There are certain conversations for representing actions on timelines.

A cross is used to show a single, complete action:

                                                  “I saw a good film last week.”

Conclusion

 

The value of concept questions should not be underestimated, but many teachers either forget to use them or find them difficult to construct. Teachers are often satisfied that the learners ”seem to understand” on the basis of their performance in practice exercises. A few important points to remember are:

  • Concept questions are particularly valuable after the presentation and explanation of an item, and may be asked at any stage during a lesson. They are valuable after guided practice, particularly if the learners seem not to have grasped the target language fully, and at the end of a lesson, as a final check and review.

  • Timelines and other devices are not substitutes for concept questions. They are aids to explanation, but do not necessarily check understanding. Concept questions, however, may be used to elicit a timeline from the learners.

  • Concept questions are particularly valuable where a concept does not exist, or is different in the mother tongue (e.g. the perfect aspect, ways of expressing the future), and where a language item is culturally loaded as in the case of the word “subway”which has very different meanings in British and American English. In such cases, concept questions often form part of the initial teaching process.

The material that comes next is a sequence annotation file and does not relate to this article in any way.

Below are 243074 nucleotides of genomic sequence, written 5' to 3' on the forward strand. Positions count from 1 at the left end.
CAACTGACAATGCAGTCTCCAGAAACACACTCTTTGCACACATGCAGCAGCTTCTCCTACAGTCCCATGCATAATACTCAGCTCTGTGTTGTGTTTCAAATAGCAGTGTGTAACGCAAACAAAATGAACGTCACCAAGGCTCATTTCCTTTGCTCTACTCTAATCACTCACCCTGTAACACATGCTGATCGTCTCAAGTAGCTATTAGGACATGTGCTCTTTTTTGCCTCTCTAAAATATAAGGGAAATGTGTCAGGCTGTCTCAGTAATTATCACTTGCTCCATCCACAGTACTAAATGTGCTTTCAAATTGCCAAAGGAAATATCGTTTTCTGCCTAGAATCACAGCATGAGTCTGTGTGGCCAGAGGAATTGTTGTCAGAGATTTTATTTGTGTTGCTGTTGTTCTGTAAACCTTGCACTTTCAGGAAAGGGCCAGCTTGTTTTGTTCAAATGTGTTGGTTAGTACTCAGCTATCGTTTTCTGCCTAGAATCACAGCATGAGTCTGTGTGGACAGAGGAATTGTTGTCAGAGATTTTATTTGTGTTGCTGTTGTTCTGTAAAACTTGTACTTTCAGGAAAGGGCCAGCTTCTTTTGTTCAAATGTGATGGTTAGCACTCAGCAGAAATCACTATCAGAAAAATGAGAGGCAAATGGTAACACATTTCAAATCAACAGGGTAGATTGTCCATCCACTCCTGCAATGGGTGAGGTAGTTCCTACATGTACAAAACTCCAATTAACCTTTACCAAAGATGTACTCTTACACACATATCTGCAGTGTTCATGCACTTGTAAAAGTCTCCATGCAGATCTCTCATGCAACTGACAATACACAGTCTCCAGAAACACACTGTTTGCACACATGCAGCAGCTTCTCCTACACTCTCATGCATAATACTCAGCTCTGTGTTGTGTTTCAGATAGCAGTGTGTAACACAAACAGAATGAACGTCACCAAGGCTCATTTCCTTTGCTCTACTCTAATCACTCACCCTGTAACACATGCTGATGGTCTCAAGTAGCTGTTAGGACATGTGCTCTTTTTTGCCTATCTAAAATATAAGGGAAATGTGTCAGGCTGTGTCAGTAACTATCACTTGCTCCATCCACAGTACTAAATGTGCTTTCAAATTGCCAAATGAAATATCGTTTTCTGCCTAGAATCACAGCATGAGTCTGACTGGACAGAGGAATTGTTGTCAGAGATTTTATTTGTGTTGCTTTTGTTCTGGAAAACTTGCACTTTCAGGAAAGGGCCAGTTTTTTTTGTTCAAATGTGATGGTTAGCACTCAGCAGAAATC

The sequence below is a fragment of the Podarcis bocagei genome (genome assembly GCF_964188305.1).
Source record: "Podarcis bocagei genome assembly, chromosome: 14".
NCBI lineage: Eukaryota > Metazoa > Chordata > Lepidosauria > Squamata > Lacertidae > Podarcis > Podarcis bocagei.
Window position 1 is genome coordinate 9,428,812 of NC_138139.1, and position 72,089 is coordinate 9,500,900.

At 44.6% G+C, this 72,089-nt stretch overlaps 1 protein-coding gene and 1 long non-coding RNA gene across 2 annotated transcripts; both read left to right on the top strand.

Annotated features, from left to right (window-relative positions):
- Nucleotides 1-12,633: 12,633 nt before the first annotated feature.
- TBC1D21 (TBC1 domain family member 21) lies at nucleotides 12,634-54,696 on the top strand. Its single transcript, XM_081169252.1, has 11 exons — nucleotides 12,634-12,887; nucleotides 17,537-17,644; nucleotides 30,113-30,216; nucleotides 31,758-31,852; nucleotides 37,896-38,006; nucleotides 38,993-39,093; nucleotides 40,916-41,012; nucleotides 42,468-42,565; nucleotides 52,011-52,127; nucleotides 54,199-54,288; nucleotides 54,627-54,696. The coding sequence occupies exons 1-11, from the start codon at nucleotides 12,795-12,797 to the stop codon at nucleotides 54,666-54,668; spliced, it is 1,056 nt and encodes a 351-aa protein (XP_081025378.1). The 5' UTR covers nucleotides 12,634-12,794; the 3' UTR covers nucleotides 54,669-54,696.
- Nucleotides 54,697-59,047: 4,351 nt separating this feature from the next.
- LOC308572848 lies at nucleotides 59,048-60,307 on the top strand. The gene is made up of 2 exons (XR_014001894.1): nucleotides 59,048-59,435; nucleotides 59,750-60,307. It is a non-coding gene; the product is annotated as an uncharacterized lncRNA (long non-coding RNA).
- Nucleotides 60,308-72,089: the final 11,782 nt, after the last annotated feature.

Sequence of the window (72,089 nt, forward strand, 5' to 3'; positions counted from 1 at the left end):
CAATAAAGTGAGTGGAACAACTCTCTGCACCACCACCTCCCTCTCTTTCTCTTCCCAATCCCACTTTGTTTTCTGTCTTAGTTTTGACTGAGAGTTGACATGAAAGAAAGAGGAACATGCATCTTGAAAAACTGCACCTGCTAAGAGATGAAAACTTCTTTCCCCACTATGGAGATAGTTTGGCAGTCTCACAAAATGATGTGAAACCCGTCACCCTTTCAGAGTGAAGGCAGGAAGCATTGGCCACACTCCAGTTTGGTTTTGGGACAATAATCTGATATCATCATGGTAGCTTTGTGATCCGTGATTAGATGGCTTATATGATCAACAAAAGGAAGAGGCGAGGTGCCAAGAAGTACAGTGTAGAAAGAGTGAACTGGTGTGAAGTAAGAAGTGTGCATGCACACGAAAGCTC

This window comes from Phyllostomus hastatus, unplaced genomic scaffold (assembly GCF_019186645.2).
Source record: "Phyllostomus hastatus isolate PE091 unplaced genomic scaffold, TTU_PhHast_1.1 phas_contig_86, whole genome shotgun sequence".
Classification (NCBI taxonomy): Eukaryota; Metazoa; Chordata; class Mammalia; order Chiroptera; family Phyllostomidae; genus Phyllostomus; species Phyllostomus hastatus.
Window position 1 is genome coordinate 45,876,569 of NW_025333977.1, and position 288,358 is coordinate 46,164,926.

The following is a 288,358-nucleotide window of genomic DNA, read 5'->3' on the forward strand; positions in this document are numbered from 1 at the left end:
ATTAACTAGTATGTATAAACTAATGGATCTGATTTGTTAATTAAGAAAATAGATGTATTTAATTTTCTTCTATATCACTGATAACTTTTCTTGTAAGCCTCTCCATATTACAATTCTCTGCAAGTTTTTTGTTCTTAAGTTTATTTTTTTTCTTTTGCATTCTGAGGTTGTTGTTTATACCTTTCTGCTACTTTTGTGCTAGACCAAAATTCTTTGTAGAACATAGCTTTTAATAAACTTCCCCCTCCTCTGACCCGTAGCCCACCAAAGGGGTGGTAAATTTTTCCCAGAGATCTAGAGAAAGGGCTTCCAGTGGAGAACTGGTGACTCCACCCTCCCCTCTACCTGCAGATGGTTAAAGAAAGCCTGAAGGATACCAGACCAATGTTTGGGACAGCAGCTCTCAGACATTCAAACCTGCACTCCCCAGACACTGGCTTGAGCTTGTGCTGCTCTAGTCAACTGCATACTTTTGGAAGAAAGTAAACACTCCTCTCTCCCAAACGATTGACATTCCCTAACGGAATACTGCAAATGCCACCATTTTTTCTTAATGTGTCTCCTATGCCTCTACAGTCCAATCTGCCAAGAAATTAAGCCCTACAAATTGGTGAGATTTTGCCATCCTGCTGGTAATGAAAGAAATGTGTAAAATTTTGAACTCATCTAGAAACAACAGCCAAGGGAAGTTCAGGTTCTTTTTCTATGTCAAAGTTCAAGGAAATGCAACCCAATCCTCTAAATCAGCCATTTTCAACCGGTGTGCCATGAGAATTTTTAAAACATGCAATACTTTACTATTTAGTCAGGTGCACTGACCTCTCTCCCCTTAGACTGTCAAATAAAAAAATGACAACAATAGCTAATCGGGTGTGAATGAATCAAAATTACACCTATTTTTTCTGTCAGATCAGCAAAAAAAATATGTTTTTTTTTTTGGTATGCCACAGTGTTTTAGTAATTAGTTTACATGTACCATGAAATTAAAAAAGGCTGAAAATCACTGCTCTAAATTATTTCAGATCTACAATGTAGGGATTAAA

• Concept questions are also useful for raising awareness of association and connotation, and for drawing attention to collocations and fixed expressions. They are also good listening practice for learners, and can even lead on to class activities such as guessing games in which the learners write their own questions.

  • The teacher does not have to concept check every new item. In many cases, function and meaning are clear because the language has been presented in a meaningful context.

  • When learners perform poorly in guided or less guided practice, it is often because they are not clear about the function or meaning of the target language. This may well be because the teacher has asked 'do you understand?' or “is that clear” rather than good concept questions.

 

 

References:

  1. Workman, G. Concept Questions and Timelines, (Chadburn Publishing, 2005);

  2. https://www.teachingenglish.org.uk/

  3. https://bridge.edu/